As to other headlines, some may have noticed that I may have been the only movie blogger who hasn't weighed in an opinion on Ben Affleck's casting as Batman in the upcoming Superman movie. Well, there's a reason for that; it's not important. I don't know why everyone's insisting on geeking out over this, one way or the other, but 99.9% of casting, is relatively unimportant to begin with, at least before we actually see the movie, it's unimportant. I'll judge whether it was a good idea or not then, and it won't be a whole blogpost devoted to it, and frankly I don't understand why everyone else has an opinion one way or another. He isn't replacing Christian Bale, it's a new series that frankly, what most of the reviews I read of "Man of Steel", which I admit seen yet; I will at some point, but it's not an immediate priority because it's not as culturally essential that I watch it. I'm sure there's a few people out there going crazy over me just saying that, but it isn't. Just because it's Superman and Batman and whatever iconic characters and controversial castings;- (Blows raspberries) I don't get excited over movies that haven't been made yet, and besides that I make it a priority to rise above such fetish worship at this blog, and not explode over every little news item about future films, and I think others should do the same. I saw the news item and moved on, and frankly I think others should start having that perspective on such things, until the movie's been made and released.
Also, I wanted to briefly mention the death of Elmore Leonard, the great pulp novelist of our time. His work inspired many movies and TV shows, including "3:10 to Yuma", "Jackie Brown", "Out of Sight", "Get Shorty", among many others. His short story "Fire in the Hole" was also the inspiration for the TV show "Justified", rarely does somebody, who really is, the premiere of his genre pass away. Elmore Leonard is pulp to a lot of people, and that's a genre that's great for movies and television, and he will sorely be missed. A truly legendary figure.
Well, enough of me this week, time to get the the RANDOM WEEKLY MOVIE REVIEWS!
THE GATEKEEPERS (2012) Director: Dror Moreh
For, obvious reasons, as an American, it's simply been easier to do our best to ignore the modern history of the Middle East the best we can, particularly Israel, as much possible, although lord knows, certain images will never leave my mind. I remember when Yithzak Rabin was assassinated, not by a Palestinian, but by a far-right Israeli, who thought he attempts at peace with Arafat were wrong for Israel. I remember the image of Clinton, Netanyahu and Arafat, entering a building for peace talks, and neither one of them trusted the other to go through the front door first. We don't quite understand it all, even as I'm engrossed in it in "The Gatekeepers," the Oscar-nominated documentary that interviews the six leaders of Shin Bet, which is Israel's version of the CIA, or FBI is you prefer. The six interviews are the only known members of the group, trace the history of the group and of Israel from the Six Days War, to today, and often involves some decisions and actions that, you'd think more of them would regret. There's a lot of talk about "morality" by the interviewer, but they mention how they can't really consider it in their jobs. Yet, they also mention that dealing with politicians, they want everything to be black and white, and they instead work in the middle ground, nowadays, often working with Palestinian agents because they don't want continuous terrorist attacks either as they actually do strive closer and closer towards peace. (Besides that, terrorism works both ways there, as is pointed out rather often, "One man's terrorist is a another's freedom fighter." There's some technical situation they discussed that I found interesting, like how collateral damage fears played a part in a failed bombing of what would've been the entire leadership structure of Hamas, because they didn't use a strong enough bomb. They were all on the first floor, the bomb, was only on the second, everyone escaped. Frankly, I was not as intrigued with the film as others have been, not for any technical reason, it just wasn't as captivating a subject for me. The interviewee are all matter-of-fact and frank, and they have interesting perspective and stories, but it felt more like a new history lesson than a compelling tale of what it's really like working for Shin Bet. Others might find it more interesting, it's probably purposefully anti-climatic as the events they're covering are so well-known as dramatic enough. Overall I'm barely recommending it, but I don't think this was a particularly captivating documentary, for me. Now I can certainly captivated and intrigued by things that I would normally never give a damn about, even in documentaries, and I don't know if there was a better way to tell this story, then it's done here, but personally, this was a struggle for me to sit through, and when I think about other films with a similar motif, Errol Morris's "The Fog of War" comes to mind, I just don't rank it in that league. If you're not interested you'll learn something, but you won't be entertained, if you are intrigued by recent Israeli history, you'll probably like it more. So recommending, with reservations, that this film is better for some than others.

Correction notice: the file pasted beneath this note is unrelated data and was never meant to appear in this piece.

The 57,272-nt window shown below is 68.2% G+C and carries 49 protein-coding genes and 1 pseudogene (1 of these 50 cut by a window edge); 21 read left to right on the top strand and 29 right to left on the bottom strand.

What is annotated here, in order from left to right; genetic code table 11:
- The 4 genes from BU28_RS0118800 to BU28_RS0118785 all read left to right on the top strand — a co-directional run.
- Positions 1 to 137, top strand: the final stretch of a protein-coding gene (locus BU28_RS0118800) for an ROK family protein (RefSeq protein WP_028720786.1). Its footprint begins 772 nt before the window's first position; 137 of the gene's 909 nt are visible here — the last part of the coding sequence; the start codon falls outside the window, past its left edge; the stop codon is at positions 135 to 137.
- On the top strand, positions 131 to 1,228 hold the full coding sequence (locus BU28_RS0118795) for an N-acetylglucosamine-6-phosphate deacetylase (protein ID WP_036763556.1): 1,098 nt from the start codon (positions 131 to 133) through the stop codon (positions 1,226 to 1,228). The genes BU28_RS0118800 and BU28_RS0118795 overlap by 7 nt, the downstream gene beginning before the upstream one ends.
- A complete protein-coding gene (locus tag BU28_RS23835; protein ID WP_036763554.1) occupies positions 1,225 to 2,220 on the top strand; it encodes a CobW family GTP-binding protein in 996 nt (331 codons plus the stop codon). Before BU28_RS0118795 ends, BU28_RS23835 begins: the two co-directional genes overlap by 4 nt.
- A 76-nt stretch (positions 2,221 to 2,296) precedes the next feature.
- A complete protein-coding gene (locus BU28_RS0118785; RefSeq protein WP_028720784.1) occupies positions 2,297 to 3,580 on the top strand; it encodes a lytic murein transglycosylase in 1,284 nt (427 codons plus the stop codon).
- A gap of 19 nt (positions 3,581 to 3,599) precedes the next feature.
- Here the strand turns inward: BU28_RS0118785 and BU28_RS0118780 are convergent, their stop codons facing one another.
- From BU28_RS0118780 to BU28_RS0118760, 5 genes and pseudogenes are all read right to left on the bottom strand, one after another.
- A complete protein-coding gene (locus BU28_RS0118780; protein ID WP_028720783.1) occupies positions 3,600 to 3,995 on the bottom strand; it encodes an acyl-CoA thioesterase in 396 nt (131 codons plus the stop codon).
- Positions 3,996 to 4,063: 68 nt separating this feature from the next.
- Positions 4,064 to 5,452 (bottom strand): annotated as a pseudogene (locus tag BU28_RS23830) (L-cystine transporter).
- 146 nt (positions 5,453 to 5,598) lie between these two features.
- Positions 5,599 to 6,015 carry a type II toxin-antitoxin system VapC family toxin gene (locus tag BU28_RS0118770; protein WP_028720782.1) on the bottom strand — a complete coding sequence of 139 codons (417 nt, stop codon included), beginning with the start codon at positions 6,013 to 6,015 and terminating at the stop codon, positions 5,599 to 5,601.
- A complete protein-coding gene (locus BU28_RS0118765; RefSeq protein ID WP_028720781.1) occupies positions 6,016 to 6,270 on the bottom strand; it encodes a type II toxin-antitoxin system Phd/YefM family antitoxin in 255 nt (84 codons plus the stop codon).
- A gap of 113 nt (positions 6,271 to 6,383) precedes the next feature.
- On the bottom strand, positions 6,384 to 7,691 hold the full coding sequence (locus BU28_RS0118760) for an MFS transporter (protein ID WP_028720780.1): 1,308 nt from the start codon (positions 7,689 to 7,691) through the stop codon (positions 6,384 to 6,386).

SIDE EFFECTS (2013) Director: Steven Soderbergh